250 species used in exotic pet trade receive stronger protections at CITES CoP19


250 species used in exotic pet trade receive stronger protections at CITES CoP19

5 December 2022
Four Paws
The Parties to the Convention on International trade in Endangered Species of Wild fauna and flora (CITES) held their 19th Conference of the Parties in Panama last month. Our Wildlife Programme Leader Nick Clark attended to lobby for the protection of animals and learn of the latest developments in the regulation of the international trade in wild animals.

Eurogroup for Animals is part of the Species Survival Network, a network of NGOs fighting for welfare and conservation at CITES. More than 160 governments were in attendance at the conference, as well as delegates, observers and NGOs, totalling around 2500 people gathering to influence the regulation of trade in a huge number of species. 

A total of 46 Proposals of the 52 put forward were adopted. Species that received new regulatory protection included sharks, lizards, turtles, fish, birds and frogs.

Since the regulation of animal trade through CITES regulations is designed to “ensure the sustainability of these species in the wild, while allowing their international trade”, it is important that a strong voice for animal welfare is heard during the conference.
Upon arrival, there were murmurs that this CoP would be extremely bad for those concerned in conserving species (rather than trading them). Many species were due for debate on up-listing including; requiem and hammerhead sharks, glass frogs, hippos, elephants and a number of reptiles important in the international pet trade, songbirds and ornamental fish. The EU was not in support of several key proposals, which we could not understand given the precautionary principle as a fundamental concept. However, in general the CoP became a celebration as more and more species proposals were successful!
Nick Clark, Wildlife Programme Leader

70% of emerging diseases are estimated to be transferred from wild animals to humans. CITES has confirmed that it “is to look at the role it could play in reducing the likelihood of this transfer”, but we strongly believe that decisions should have been made at this CoP given the vital importance of pandemic prevention.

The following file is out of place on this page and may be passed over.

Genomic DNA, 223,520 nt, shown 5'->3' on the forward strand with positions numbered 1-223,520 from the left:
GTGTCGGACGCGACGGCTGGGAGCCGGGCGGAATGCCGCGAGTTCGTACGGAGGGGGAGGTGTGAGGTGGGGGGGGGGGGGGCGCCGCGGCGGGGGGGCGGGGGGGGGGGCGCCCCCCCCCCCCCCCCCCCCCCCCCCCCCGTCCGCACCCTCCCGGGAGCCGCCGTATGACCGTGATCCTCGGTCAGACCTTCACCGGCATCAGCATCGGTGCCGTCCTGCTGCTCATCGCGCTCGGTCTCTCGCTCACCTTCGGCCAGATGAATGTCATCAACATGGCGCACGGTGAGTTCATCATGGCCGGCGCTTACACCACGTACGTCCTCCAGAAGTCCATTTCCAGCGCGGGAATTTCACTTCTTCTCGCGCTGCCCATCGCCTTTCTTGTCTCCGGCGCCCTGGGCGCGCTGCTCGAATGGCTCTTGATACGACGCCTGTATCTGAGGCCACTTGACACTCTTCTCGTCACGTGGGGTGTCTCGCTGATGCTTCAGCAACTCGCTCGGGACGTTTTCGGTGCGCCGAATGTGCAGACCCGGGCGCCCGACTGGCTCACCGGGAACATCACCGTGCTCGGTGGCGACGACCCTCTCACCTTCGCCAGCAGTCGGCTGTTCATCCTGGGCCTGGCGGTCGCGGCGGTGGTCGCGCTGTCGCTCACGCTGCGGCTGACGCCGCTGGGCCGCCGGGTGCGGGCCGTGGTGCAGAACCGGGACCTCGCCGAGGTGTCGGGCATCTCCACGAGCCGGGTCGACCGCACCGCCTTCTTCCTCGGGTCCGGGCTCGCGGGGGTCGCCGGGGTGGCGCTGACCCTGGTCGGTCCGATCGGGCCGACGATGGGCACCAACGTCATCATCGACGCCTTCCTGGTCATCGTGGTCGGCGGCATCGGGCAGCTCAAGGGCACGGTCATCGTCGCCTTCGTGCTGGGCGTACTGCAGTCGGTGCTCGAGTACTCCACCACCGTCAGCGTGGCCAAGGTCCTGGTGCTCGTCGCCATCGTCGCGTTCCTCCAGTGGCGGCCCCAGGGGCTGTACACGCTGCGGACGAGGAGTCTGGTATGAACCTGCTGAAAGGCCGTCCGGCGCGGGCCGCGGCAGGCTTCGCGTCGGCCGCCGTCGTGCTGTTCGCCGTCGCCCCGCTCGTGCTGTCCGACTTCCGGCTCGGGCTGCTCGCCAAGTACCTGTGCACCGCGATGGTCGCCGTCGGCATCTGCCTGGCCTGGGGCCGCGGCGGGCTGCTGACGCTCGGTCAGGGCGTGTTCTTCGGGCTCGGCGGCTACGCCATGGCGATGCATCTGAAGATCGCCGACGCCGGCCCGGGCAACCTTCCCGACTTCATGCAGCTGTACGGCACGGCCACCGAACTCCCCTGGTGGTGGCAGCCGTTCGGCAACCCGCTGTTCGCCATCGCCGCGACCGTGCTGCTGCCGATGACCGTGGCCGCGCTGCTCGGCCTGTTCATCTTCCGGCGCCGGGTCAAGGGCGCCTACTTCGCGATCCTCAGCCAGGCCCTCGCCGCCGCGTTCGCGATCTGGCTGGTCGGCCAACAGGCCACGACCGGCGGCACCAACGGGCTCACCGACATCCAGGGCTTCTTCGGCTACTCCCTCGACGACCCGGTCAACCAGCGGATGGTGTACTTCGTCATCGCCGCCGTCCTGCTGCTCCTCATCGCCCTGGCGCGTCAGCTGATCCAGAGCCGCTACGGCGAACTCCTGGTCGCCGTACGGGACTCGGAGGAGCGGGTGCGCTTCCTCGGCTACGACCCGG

Another highlight was the adoption of a moratorium on exporting wild elephants to ex-situ conservation. Any export of wild live-caught African elephants will be limited to in situ conservation programmes, which will prevent the transfer of animals to facilities such as zoos.

Our Members’ work

Fondation Brigitte Bardot, FOUR PAWS and World Animal Protection joined Eurogroup for Animals at the CITES CoP19 conference.

FOUR PAWS hosted a side event on the protection of big cats. The session was closed by Ministerial Senior Office Advisor to the Ministry of Environment of Panama, Shirley Binder, who confirmed that countries commercially breeding and trading big cats create a hotbed for illegal trade and sustain the constant demand for live animals and their parts, and highlighted how important it is to end commercial trade altogether. Read more on the topic here.

World Animal Protection co-organised a side event on the intensively traded ball python, a species that suffers from forcible removal from nesting holes by hunters, undocumented cross border trade, and use for traditional medicines.
On the level of species proposals, apart from some sad examples such as the hippo, this was a very positive CoP. We are lucky to have such a strong coalition of dedicated and effective professionals working for species protection at a global scale as we see through the Species Survival Network. I thank everybody present at the CoP for their welcome, advice and encouragement. An important moment for endangered species across the globe.
Nick Clark, Wildlife Programme Leader